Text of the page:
School vacation and Easter converged upon us this year. The Oppressed has long-expressed a desire to visit Washington D.C. I, of course, could never argue against this interesting proposition.
My youngest daughter and I went to work putting together a loose itinerary for the family. Wife, with a million things to take care of at work, was happy to have someone else deal with the details of the trip. I, with mountains of dishes and laundry to climb, was happy to have the diversion.
We decided to break the journey up into two days. We stopped at a hotel on Friday to eat and rest. On Saturday, we resumed the drive and arrived at what would become our base of operations for the next five days. We arrived at night and took an elevator that kept making weird noises. The elevator door opened and we were able to keep our eyes open long enough to make it to our rooms before collapsing on the bed.
Easter Sunday was spent at the National Basilica. For some reason, I tend to spend Easter away from home. Washington D.C. joins a list of places I’ve celebrated Easter Sunday that includes Tampa and the Netherlands.
Slick, The Oppressed, and I took in the Easter Sunday mass at the National Basillica. I thought there would be a problem getting into such a place on such a day. Luckily, we had no such problems.
We did run into a tiny snafu at the mass. Then again, it wouldn’t be a holiday or a vacation if we didn’t. The Oppressed suffered a minor injury when she accidentally scratched her thumb. It was one of those small cuts that irritate you and don’t stop irritating. We needed to find a restroom and do something about this cut. While we left the service and go downstairs to find a restroom to clean it, I was trying to convince The Oppressed to be brave and strong. I was also hoping for a little Easter miracle where my daughter would be healed.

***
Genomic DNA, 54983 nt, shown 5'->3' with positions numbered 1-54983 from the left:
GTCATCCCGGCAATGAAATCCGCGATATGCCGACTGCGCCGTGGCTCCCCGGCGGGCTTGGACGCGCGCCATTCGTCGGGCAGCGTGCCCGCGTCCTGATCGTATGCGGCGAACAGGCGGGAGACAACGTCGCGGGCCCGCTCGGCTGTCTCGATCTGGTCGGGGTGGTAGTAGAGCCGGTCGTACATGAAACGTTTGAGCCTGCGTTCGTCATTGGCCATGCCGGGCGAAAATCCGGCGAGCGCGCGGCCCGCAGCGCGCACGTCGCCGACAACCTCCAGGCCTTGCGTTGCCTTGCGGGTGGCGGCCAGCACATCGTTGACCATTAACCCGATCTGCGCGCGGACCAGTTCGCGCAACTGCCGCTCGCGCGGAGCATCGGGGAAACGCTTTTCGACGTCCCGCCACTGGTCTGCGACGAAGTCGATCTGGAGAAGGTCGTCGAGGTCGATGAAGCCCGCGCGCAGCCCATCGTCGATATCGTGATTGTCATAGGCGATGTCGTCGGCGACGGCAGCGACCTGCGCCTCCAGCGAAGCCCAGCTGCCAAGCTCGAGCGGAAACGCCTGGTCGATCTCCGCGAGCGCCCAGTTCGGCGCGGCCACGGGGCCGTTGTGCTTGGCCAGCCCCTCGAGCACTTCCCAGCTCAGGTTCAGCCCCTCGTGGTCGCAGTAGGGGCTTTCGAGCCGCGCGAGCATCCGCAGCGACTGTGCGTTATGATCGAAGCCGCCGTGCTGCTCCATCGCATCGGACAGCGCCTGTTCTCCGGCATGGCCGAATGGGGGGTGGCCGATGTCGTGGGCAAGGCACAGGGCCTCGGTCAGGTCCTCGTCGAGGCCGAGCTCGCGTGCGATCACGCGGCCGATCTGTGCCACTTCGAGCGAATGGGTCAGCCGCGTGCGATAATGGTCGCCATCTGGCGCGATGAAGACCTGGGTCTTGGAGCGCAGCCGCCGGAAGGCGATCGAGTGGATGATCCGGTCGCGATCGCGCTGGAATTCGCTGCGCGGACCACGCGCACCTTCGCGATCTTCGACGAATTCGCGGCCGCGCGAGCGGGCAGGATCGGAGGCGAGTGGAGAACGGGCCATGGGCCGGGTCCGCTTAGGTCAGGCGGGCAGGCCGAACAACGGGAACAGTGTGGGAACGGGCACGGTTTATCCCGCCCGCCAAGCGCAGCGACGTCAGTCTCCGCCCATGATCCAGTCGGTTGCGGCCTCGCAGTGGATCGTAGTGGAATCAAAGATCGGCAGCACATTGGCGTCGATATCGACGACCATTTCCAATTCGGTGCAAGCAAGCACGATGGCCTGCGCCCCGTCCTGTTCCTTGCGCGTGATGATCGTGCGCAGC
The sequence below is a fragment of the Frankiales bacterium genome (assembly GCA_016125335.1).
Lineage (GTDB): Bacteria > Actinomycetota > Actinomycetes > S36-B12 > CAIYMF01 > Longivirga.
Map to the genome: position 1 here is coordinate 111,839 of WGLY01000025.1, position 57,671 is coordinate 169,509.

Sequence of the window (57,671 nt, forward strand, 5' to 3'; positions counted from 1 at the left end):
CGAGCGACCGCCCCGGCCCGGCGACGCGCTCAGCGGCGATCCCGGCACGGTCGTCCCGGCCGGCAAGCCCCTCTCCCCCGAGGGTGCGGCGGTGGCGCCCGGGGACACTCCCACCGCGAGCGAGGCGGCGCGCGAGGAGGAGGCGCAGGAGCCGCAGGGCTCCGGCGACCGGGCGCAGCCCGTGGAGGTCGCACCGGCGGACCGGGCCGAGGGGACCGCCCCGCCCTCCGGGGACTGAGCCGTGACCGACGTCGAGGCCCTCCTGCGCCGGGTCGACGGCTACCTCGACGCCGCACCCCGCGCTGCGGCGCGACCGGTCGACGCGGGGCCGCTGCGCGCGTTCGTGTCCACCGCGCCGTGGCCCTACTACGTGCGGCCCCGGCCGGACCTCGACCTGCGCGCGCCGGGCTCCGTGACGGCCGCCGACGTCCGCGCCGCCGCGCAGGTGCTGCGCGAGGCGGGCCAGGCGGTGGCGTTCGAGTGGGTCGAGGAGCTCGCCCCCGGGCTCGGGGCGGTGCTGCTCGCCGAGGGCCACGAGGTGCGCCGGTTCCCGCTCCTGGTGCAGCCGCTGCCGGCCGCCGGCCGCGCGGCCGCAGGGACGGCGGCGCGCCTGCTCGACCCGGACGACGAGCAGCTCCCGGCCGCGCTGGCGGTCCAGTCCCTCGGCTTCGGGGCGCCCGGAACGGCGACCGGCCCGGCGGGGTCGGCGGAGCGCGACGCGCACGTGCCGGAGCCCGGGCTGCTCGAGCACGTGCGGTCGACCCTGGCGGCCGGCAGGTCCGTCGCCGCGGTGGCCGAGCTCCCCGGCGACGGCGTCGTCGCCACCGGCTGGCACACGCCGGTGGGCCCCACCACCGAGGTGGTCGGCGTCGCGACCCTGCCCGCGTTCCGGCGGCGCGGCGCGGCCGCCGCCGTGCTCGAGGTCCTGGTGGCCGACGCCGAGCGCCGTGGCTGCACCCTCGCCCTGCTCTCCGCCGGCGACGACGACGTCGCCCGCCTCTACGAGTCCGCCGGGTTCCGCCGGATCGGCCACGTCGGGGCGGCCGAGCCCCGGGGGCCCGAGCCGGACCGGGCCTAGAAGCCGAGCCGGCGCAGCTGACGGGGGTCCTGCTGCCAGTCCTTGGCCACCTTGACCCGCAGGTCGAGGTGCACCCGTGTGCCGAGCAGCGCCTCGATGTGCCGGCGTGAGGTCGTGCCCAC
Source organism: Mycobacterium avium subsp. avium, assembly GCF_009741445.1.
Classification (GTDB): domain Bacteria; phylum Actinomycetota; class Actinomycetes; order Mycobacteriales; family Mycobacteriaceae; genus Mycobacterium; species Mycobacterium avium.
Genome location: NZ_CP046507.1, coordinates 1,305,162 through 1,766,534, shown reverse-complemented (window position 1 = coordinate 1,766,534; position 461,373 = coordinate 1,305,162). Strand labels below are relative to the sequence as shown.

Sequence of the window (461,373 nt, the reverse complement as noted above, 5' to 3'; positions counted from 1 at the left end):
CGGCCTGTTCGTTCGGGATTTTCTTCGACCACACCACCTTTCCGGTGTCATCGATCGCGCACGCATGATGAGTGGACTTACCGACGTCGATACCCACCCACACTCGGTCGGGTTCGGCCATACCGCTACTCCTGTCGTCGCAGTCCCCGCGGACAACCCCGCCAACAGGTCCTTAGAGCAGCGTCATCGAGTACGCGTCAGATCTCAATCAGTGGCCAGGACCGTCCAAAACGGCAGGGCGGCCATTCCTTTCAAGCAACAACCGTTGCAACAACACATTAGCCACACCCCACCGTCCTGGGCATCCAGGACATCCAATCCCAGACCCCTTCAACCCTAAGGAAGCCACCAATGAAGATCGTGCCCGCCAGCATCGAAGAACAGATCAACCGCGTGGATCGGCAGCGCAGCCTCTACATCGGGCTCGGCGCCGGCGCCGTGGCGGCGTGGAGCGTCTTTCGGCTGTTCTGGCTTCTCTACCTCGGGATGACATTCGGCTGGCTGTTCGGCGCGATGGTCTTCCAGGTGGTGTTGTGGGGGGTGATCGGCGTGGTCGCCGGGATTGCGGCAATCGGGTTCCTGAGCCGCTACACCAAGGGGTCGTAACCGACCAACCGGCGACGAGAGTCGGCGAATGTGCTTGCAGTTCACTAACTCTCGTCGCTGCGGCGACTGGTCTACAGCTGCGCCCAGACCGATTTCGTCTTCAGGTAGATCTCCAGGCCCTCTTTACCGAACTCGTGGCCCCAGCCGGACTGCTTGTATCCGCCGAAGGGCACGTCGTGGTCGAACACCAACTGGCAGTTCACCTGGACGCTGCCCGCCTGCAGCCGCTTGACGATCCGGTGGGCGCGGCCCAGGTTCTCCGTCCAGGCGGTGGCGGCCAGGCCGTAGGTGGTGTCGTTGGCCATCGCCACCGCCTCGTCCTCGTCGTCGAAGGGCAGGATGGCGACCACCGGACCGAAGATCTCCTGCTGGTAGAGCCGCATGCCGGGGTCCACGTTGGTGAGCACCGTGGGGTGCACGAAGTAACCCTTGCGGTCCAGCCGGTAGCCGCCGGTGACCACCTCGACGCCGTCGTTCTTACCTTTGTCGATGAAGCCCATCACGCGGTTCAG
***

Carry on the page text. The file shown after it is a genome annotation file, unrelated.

We find a restroom and my youngest daughter is able to clean her wound. She emerges from the ladies’ room with a wet paper towel pressed against her thumb. We return to the service stealthily as if we had never left. The rest of the mass goes off without a hitch for us.
We went from the Basilica to a local donut shop, where we procured freshly baked donuts for the rest of the family. We enjoy a simple Easter brunch at our hotel room and proceed to our nation’s capital, where we take in the sites that are not closed for the holiday. This includes the Lincoln Memorial. It was imperative to The Oppressed that we visit the particular monument. She learned about Martin Luther King, Jr. and his “I Have a Dream” speech. She wanted to see where it happened.
The Oppressed is ecstatic about visiting the Lincoln Memorial and insists we call my father. Not call, FaceTime. My father is an avid Civil War fan and has probably read every book written about Abraham Lincoln. We call him and wish him (and my mother) Happy Easter. The Oppressed is excited to be able to share this moment with her grandfather.
We see the Lincoln Memorial, the Washington Monument. It’s time for dinner. Obviously, we can’t just walk into a restaurant on Easter Sunday. We have enough problems with that with a party of eight on a regular day, let alone a holiday. Lucky for us, there happen to be food trucks on this day. Everyone finds a food truck they like and orders something. We enjoy our non-traditional Easter dinner on the grass. It’s not too cold. The food is good and some of us even get ice cream from one of the trucks after dinner.
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